Monday, December 14, 2015

A Simple Way to Avoid Email Scams

P.T. Barnum said, 'there's one born every minute.' That famous old circus entrepreneur was referring to those gullible among us who seem to fall for every get-rich-quick scheme or miracle cure that comes along.

What Barnum might also have said--or certainly implied by his original statement is, that for every sucker, there is also born someone who will try to take advantage.

One of the places where you'll find a scam a minute is your email inbox.  You've seen them; the email from a Nigerian prince or weeping widow telling  you that if you'll only provide your bank account information, you'll be a rich man when they transfer some ridiculous amount of money into said account. Another really silly scam is the one where someone hijacks someone else's email account and then sends a frantic email to all their contacts saying the hijackee is stranded in some country and needs money to get out. You'd think no one would fall for such obviously hokey stuff, but many do.  Don't you be one of them.

Some other email scams are not so obviously phoney--on the surface at least. Sometimes, scam artists phishing for personal information, will use familiar names, or subject lines that seem to make sense, in an effort to get you to open their emails and hopefully click on the links included--which then gives them the opportunity to stick a virus into your computer and hijack your information. When you see an email from a familiar name, or the subject line is one that you might normally receive, it's tempting to treat it as routine business. My advice is, if you're not 100% certain, don't open it. Use the preview pane utility available with most email services. If you do open it, don't EVER, and I mean NEVER, click on any link in it--and, that goes for links from people you know. They could very well be sending a malicious piece of malware without even knowing they're doing so.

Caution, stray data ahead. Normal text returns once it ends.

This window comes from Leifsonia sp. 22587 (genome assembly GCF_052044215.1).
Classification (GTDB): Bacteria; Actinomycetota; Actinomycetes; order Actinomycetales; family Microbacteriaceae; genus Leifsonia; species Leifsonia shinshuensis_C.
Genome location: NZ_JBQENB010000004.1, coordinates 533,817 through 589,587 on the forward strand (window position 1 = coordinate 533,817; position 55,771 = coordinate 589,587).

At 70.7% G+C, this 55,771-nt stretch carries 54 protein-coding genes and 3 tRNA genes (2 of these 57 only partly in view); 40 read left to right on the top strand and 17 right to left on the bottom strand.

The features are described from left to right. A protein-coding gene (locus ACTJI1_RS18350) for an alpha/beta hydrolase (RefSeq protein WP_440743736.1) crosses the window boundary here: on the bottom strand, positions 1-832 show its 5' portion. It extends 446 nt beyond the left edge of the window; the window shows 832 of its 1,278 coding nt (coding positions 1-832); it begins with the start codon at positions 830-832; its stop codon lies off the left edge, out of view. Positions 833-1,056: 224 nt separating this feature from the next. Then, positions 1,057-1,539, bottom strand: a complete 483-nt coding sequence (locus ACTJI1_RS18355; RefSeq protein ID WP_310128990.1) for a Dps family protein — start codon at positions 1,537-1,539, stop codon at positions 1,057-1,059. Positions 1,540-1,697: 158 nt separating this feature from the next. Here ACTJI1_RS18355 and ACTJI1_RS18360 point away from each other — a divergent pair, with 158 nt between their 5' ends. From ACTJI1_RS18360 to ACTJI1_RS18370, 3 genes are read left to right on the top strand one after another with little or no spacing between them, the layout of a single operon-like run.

But, here's the real insidious thing about familiar looking emails: they're not always from the people whose name appears in your email list. Black hat hackers have the ability to put whatever they want in that part of the email that appears on open lists, masking the metadata (all that junk with strange symbols that tells you where and who the email really came from). How do you guard against this? Here's something I routinely do. When I get an email from someone familiar, but from whom I've not heard in a long time, before I open the email, I hover the cursor over the FROM name in the email list, and PRESTO! I see the email address. If the address in the popup is unfamiliar, I immediately delete the email.

Here's an example of what I mean. In my inbox today was an email from James Entwhistle with the subject line: Office of the Us Ambassador.  The name was familiar, but take a closer look at the subject line. U.S or US is not normally written Us by educated people--certainly not people in my particular crowd (long-time U.S. Government employees). So, right away, I'm a bit suspicious. The next thing I do is hover the cursor over James Entwhistle, and what I see in the popup box is jee31@greenxxes.0fees.us. Now, that might be a valid email address, and if it is, I apologize to Mr. Entwhistle, but it certainly looks bogus to me. So, that email goes in the trash, and I'll never know what it contained. But, it it was bogus, that hacker didn't get into my computer that time.  I might be a bit paranoid, but I do the hovering cursor thing with a lot of my emails, even when they're from people I know well and communicate with often.  I've been hacked before, so I've become extra cautious.

Anyway, I just wanted to share that little bit of information, and I hope it was useful. If you're aware of any new Internet scams, or ways to protect yourself, please share them in the comments.